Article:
Plans advance to hold down Miami-Dade County salaries
By Risa Polansky
Bracing for a budget crisis next year that many fear will be worse than the one Miami-Dade continues to fight through now, county commissioners this week considered a bevy of salary-related initiatives aimed at saving money long term.
Among them: create a Compensation and Benefits Review Committee; set a moratorium on all pay hikes for non-union employees; limit future employees' salaries to that of the mayor or less; and offer incentives for employees to retire early.
The compensation review committee, a Natacha Seijas initiative, would advise lawmakers on matters related to personnel costs, reporting annually to recommend "the appropriate compensation policies for county employees," her legislation says.
This budget season, when commissioners cut a reported $444 million to combat plummeting revenues, compensation has been a key sticking point, with much discussion over how to cut pay and benefits and by how much.
Compensation adjustments make up nearly half the budget cuts, though loose ends remain as the county continues to battle it out with its unions.
The new review committee would consider, among other factors, comparable salaries in the public and private sectors, the need to attract and retain quality staff, and the county's fiscal ability to meet future personnel obligations.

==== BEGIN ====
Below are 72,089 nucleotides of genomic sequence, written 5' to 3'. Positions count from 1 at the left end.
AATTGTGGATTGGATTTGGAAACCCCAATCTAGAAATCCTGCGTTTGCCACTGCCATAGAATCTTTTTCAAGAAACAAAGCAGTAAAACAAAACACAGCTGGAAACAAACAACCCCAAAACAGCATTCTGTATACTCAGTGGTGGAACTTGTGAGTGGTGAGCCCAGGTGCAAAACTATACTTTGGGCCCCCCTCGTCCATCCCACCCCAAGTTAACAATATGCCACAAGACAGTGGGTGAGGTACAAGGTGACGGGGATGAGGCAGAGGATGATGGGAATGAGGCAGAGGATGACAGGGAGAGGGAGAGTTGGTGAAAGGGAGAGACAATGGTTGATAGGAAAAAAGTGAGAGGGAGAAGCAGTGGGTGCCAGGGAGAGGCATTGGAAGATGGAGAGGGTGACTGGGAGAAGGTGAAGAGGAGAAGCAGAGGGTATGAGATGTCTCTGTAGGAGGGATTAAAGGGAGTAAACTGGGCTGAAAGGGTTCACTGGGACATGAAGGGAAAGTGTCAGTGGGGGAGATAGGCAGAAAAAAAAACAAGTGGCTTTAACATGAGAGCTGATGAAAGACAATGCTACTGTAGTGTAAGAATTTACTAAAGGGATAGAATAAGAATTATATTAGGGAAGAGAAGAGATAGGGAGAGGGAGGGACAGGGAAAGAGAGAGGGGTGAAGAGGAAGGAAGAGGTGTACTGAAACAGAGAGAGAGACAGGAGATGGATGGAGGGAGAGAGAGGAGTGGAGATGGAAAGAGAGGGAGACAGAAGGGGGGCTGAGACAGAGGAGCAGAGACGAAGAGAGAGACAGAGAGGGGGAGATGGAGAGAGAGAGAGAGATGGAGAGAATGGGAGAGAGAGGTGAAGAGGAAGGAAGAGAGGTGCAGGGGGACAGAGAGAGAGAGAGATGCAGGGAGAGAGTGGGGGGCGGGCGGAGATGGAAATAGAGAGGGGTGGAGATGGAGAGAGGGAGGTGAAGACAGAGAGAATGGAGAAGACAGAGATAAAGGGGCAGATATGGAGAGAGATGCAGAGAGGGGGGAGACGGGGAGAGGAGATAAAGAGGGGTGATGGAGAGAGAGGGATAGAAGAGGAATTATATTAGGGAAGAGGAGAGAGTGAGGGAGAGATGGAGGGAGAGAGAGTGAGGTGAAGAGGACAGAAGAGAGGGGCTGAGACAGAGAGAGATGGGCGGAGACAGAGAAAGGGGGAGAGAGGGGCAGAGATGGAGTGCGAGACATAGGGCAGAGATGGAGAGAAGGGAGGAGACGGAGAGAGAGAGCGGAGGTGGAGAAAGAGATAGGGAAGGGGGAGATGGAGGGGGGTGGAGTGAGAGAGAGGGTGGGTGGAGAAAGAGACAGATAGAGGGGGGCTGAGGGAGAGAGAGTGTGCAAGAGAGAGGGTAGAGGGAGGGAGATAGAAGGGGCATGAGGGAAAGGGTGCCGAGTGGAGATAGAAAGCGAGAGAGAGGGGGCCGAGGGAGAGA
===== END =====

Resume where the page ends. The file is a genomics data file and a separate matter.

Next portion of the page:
Commissioners applauded the idea at a committee meeting Monday.
Joe Martinez called it "way, way, way overdue."
Also at the Monday meeting, commissioners sent legislation to the full commission that would freeze salary and bonus increases for all non-union employees under the mayor's purview.
Sponsor Barbara Jordan said she'd hoped to include all employees but found the commission can't mandate carte blanche a moratorium for union members.
She noted that when the county lays off employees, as it did to balance this budget, staffers are often bumped to new positions.
"A lot of times what happens after we have done massive layoffs or transfer of persons, then you have reclassifications… so essentially the savings you thought you had ends up not being savings at all," she said.
Under her proposal, which calls for a freeze until further notice, only commissioners — not administrators — could agree to raise pay or increase benefits.
And to rein in salaries moving forward, Commissioner Carlos Gimenez hopes to make it law that no future employee can make more than the mayor, who he called the county's "CEO."
Some commissioners argued, though, that mayors are elected and are not guaranteed to come with government experience or high-level degrees, whereas hired administrators should and often do.
The county shouldn't "tie our hands from getting the best of the best in this country or community to run this county" by limiting salaries for those high-level staffers, Audrey Edmonson argued.
Still, the measure passed in committee.
All the initiatives must come before the full commission for final votes.
Also discussed Monday, with no vote: offering early retirement incentives to get some of the longest-serving and highest-paid employees off the books.